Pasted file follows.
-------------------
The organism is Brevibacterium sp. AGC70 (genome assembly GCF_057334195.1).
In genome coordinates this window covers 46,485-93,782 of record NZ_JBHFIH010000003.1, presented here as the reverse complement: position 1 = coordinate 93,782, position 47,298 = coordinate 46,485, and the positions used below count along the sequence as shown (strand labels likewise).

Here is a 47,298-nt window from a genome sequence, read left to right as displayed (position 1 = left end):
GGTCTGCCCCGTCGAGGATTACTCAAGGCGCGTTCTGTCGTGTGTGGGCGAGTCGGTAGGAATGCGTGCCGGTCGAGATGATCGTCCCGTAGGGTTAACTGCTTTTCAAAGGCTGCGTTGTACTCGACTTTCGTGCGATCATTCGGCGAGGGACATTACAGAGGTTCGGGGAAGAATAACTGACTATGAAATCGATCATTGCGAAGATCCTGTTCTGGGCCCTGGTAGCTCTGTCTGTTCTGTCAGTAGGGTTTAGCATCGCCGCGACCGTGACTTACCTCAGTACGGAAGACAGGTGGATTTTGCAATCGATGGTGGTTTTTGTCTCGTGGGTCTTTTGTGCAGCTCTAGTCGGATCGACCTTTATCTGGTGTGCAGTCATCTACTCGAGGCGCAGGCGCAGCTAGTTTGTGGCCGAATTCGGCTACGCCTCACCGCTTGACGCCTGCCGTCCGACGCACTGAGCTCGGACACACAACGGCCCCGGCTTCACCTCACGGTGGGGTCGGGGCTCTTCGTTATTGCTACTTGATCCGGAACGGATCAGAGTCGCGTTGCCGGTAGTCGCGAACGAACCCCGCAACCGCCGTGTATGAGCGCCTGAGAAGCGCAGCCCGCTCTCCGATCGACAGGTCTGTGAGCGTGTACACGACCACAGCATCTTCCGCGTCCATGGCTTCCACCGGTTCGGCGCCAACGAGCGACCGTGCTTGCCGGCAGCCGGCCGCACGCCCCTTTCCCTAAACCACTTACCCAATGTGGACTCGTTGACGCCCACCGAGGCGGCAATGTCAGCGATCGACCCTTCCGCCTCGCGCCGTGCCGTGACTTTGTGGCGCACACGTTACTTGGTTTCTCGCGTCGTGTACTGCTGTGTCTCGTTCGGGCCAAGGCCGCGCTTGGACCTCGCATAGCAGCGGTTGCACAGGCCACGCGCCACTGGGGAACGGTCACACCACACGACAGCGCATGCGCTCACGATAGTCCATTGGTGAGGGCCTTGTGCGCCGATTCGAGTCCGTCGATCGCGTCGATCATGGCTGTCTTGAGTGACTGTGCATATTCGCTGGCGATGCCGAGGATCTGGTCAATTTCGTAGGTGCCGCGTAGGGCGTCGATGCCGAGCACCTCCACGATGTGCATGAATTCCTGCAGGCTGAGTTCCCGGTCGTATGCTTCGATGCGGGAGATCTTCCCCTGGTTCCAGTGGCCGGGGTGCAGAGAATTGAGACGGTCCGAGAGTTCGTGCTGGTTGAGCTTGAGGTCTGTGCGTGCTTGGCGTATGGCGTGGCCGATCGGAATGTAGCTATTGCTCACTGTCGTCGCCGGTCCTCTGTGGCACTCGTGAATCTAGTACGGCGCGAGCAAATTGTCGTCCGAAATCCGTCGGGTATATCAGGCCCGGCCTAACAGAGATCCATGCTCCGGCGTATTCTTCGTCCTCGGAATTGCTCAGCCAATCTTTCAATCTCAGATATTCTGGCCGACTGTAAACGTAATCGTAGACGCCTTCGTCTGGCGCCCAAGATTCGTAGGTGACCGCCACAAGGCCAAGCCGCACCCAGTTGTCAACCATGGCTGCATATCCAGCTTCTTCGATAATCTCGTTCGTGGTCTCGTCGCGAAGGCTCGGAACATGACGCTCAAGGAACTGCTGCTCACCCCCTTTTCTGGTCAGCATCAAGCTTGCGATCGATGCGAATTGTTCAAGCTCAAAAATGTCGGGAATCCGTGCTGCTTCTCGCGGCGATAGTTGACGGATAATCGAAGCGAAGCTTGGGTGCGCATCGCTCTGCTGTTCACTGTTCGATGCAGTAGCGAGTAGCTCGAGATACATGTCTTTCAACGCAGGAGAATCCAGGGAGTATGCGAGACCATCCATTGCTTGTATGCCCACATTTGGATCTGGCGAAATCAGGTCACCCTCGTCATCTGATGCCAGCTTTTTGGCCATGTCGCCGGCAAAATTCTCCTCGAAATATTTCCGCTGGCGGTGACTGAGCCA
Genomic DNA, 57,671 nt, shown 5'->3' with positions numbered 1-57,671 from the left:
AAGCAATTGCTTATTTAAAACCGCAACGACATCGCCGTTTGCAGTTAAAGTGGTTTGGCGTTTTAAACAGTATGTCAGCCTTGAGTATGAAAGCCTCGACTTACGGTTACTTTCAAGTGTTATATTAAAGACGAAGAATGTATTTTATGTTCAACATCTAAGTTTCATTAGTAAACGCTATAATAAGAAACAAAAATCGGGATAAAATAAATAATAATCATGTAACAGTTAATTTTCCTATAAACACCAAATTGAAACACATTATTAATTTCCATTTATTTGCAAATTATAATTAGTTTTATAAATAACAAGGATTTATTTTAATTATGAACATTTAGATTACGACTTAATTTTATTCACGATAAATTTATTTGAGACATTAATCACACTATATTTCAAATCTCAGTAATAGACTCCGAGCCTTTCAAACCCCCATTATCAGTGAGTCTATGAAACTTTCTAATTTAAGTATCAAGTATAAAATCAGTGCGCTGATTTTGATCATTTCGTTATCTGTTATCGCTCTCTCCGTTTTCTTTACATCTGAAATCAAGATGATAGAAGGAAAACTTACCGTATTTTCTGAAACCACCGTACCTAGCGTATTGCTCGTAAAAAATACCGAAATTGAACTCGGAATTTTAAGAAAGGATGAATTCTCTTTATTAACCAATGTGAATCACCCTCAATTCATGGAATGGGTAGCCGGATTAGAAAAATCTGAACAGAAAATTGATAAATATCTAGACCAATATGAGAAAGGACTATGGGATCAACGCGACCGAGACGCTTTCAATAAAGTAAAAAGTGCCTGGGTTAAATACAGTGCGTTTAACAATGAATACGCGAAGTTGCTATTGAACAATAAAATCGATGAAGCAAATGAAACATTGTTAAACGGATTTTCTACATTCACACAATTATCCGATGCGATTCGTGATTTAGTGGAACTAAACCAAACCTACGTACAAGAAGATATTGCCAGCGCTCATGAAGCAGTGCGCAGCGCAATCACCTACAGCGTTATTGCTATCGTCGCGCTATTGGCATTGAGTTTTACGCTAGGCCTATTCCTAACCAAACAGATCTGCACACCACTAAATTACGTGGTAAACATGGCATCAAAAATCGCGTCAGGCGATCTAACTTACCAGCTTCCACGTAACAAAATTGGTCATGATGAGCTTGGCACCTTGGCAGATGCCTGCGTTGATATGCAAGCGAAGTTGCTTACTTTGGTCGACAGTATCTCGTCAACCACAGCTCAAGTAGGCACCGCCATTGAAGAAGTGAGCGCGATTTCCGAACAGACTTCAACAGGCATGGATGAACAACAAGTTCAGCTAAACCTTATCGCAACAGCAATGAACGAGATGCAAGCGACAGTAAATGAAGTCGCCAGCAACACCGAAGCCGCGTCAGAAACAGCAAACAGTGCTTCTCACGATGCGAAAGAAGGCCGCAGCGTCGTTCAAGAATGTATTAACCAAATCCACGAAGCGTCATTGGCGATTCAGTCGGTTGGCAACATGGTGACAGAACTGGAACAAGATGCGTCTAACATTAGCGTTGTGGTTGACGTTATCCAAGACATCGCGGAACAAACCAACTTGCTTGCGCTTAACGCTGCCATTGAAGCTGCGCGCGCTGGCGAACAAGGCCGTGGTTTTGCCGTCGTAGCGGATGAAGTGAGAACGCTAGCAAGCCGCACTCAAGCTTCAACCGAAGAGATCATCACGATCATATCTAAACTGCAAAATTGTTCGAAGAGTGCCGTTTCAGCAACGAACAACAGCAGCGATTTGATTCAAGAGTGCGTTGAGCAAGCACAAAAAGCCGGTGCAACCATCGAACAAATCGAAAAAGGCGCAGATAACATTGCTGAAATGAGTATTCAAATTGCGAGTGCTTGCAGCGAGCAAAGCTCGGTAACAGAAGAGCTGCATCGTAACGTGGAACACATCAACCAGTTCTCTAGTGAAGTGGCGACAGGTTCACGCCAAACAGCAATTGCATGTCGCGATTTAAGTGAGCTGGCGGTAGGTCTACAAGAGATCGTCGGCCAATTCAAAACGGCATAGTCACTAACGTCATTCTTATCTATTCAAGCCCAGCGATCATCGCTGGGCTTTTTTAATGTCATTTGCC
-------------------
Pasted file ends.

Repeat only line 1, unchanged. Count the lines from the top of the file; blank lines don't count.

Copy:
The organism is Brevibacterium sp. AGC70 (genome assembly GCF_057334195.1).